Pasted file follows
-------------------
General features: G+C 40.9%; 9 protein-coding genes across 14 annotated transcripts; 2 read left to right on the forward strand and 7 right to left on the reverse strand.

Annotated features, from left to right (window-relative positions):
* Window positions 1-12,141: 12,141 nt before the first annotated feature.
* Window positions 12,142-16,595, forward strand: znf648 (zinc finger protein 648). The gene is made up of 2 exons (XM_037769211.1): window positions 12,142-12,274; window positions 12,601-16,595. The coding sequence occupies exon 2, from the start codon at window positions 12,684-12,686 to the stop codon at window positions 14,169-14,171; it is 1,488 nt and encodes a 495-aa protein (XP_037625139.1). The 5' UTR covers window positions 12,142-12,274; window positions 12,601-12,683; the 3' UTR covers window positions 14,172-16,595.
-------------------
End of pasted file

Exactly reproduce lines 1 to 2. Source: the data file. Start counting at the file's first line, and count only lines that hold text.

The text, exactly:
General features: G+C 40.9%; 9 protein-coding genes across 14 annotated transcripts; 2 read left to right on the forward strand and 7 right to left on the reverse strand.

Annotated features, from left to right (window-relative positions):